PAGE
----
Movie Review: Acts of Imagination
The Canadian feature film Acts of Imagination, by first-time feature film director Carolyn Combs, premiered at the Toronto International Film Festival this fall. Andrij Makuch, who took in its second screening on September 15, sends this report.
Katya and Jaroslaw (Slawko) are relatively recent Ukrainian immigrants living in Vancouver’s east end. The area is gritty, but slowly gentrifying. When the warehouse in which Slawko works is sold for a condo development, he loses his job. The timing is bad because the rent is due and Slawko’s relationship with his girlfriend, Seuchong, a Korean-Canadian single-mom, has begun to move into a more serious phase.
Katya, meanwhile, is plagued by the memories of the loss of her “nationalist” parents. Her father simply disappeared, and then her mother seems to have died violently or accidentally not long thereafter. The lack of resolution has crippled Katya emotionally and she plays out the drama of their disappearance in imagined conversations in which she takes on her mother’s persona. In these conversations, a mysterious family friend, Petro, keeps telling her to “kill the traitor.”
Vancouver’s Fraser River reminds Katya of the “Dnieper” in her native Kyiv and she spends time by the river. There, she meets and takes up with an older Pakistani-British immigrant, Aashir, in a manner that ensures the film will not be shown at any ridna shkola in the near future (raciness, not race, being the issue). She later gives Aashir a treasured family icon, which Slawko had hoped to sell to make ends meet. Aashir’s desire to pay for it leads to a misunderstanding that introduces the film’s dramatic climax.
Acts of Imagination is a respectably well-done production. Though, like most Canadian films, it is not likely to be noticed by most of the world. One thing that does set it apart is that it is the first Canadian feature film in a very long time to have Ukrainian protagonists, rendering it of some interest to a Ukrainian-Canadian audience. This is all the more true since the “Ukrainian” aspect of the leads’ lives is significant: these are not incidental Ukrainians.
The Ukrainian angle very much seems to be rooted with the scriptwriter, Michael Springate. In 1992, he travelled to Ukraine to arrange a performance by an Odesa-based troupe to the Prairie Theatre Exchange in Winnipeg. That trip, along with his close friendship with an immigrant from Ukraine, seems to have sowed the seeds of this project.
Springate weaves Ukrainian politics and history into the script. A mention of the Famine of 1932 to 1933 is woven in seamlessly when Katya explains that her grandmother, facing starvation and knowing that she is going to die, purchased the treasured icon by exchanging her last bits of food so that she could at least have some solace in her remaining days.
Notwithstanding its generally sympathetic treatment of the Ukrainian immigrant experience, the film has some difficulties in dealing with this subject. The most obvious is the matter of accents. Katya’s is quite credible: smooth, not forced. The role is played by Stephanie Hayes, a native of Sweden who studied at Simon Fraser University. She also does gamely well when uttering a few lines in Ukrainian. On the other hand, Vancouver-based Billy Marchewski, as Jaroslaw, speaks jarringly, with no discernable accent. Marchewski is a second-generation Ukrainian–his biological mother is Ukrainian and his adoptive father is Ukrainian too, but his father spoke no Ukrainian at home. In a scene with Seuchong in which Jaroslaw discusses a road trip to Las Vegas, he lapses into language no immigrant is likely to speak (using expression such as “Sweet baby Jesus,” with a strong inflection).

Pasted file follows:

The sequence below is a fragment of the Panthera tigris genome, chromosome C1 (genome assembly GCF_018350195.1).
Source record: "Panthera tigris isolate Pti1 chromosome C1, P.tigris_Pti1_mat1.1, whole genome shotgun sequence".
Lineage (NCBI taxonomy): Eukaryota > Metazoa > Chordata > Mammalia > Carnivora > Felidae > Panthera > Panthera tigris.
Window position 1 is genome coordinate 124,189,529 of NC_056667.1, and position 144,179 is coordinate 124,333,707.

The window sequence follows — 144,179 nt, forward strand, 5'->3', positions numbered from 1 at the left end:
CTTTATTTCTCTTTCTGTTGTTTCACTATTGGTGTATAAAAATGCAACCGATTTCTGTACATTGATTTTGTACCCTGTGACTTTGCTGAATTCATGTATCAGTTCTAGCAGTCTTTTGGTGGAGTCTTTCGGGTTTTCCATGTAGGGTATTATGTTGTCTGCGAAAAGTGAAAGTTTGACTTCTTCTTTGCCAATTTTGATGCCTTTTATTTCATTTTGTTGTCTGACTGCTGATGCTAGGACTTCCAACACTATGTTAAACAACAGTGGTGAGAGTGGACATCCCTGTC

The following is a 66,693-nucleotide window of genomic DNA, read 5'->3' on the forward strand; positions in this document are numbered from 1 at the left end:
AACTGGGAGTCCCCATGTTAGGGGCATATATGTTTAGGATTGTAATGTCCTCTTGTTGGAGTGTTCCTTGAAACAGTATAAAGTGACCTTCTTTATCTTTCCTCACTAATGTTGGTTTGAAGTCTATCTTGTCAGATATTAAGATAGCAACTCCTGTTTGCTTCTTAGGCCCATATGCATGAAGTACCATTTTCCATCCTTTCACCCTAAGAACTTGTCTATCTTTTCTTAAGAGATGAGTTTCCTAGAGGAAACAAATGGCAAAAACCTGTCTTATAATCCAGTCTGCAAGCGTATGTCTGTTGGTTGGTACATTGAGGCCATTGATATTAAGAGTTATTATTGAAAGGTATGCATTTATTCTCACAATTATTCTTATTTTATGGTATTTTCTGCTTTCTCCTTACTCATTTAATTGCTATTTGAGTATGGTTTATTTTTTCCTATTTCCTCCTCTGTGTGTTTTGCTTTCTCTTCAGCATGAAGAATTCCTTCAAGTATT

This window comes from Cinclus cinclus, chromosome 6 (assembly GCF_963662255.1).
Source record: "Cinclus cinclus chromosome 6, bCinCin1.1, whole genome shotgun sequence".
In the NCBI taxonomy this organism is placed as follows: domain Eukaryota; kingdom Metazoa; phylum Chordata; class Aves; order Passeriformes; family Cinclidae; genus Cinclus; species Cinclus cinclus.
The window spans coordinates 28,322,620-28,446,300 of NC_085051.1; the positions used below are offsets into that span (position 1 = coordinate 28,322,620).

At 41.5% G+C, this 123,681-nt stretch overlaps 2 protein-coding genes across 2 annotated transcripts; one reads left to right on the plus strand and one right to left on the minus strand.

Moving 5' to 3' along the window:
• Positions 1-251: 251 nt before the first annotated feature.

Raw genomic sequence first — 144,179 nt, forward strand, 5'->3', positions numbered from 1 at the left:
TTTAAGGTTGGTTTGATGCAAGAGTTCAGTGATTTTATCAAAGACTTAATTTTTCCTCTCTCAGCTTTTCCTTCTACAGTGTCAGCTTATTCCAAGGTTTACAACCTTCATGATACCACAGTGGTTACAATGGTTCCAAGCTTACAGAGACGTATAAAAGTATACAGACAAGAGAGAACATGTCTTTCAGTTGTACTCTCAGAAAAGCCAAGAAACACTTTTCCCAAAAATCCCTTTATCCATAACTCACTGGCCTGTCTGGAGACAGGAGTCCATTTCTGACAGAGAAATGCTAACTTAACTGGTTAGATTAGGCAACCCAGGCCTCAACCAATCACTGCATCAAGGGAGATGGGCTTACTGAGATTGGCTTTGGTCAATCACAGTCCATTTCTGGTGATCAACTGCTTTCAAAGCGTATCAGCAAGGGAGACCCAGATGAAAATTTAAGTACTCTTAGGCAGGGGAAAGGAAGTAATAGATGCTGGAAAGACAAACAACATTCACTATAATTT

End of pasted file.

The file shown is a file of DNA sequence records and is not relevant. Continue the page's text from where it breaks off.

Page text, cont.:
Oddly, the film portrays the protagonists as decidedly working-class folk. Katya has a part-time job in a copy shop, while Slawko is a common labourer. When he asks Seuchong whether she can get him a civil-service job, like the one she has, he says nothing of advanced education qualifications to plead his case. This is out of the reality of most immigrants coming to Canada from Ukraine today. While they may end up working in low-end jobs for a certain period, they tend to be highly qualified and well educated. The film hits a wrong note by not bringing this up at least nominally.
All the same, the “old-country” aspect is a real factor in Acts of Imagination. The film incorporates Ukrainian music and themes, and is an interesting and legitimate effort that is worth checking out.
Acts of Imagination, which premiered at the Toronto International Film Festival this fall, still awaits a Canadian distribution arrangement. It was shown at the film festival in Calgary (September 27) and is scheduled to be screened at the film festival in Vancouver (October 2 and 12) and Edmonton (October 5). More information is available at http://www.actsofimagination.com.